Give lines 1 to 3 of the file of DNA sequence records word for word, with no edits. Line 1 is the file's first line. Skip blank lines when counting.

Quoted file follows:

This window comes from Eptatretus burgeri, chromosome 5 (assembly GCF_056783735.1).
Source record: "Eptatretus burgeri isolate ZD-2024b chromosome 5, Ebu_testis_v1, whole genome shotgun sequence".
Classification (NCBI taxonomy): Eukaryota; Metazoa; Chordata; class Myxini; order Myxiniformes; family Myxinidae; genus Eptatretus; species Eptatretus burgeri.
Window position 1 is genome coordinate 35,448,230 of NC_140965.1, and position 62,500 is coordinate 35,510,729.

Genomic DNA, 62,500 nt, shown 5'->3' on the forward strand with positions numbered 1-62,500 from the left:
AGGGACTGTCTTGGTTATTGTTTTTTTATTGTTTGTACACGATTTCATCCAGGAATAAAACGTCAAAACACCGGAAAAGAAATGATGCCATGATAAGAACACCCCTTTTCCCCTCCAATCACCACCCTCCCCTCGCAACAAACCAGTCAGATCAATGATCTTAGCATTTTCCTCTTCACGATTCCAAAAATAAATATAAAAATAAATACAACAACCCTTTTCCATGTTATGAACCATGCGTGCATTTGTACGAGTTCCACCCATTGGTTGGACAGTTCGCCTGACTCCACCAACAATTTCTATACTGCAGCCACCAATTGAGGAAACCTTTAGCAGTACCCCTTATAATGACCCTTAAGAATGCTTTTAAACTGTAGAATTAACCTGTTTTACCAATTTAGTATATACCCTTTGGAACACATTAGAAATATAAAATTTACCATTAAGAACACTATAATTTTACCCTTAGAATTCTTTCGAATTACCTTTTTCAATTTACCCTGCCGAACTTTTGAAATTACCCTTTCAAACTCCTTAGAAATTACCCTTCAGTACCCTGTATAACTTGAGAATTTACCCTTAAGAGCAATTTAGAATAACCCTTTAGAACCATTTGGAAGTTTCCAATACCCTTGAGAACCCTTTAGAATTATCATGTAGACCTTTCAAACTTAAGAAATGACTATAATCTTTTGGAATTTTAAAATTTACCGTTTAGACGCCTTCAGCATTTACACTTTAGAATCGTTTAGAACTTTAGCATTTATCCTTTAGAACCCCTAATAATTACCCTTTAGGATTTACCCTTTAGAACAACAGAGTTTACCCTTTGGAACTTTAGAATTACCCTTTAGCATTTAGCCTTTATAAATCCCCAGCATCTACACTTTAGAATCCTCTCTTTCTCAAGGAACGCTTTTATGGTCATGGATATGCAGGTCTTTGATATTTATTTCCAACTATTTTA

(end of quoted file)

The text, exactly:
This window comes from Eptatretus burgeri, chromosome 5 (assembly GCF_056783735.1).
Source record: "Eptatretus burgeri isolate ZD-2024b chromosome 5, Ebu_testis_v1, whole genome shotgun sequence".
Classification (NCBI taxonomy): Eukaryota; Metazoa; Chordata; class Myxini; order Myxiniformes; family Myxinidae; genus Eptatretus; species Eptatretus burgeri.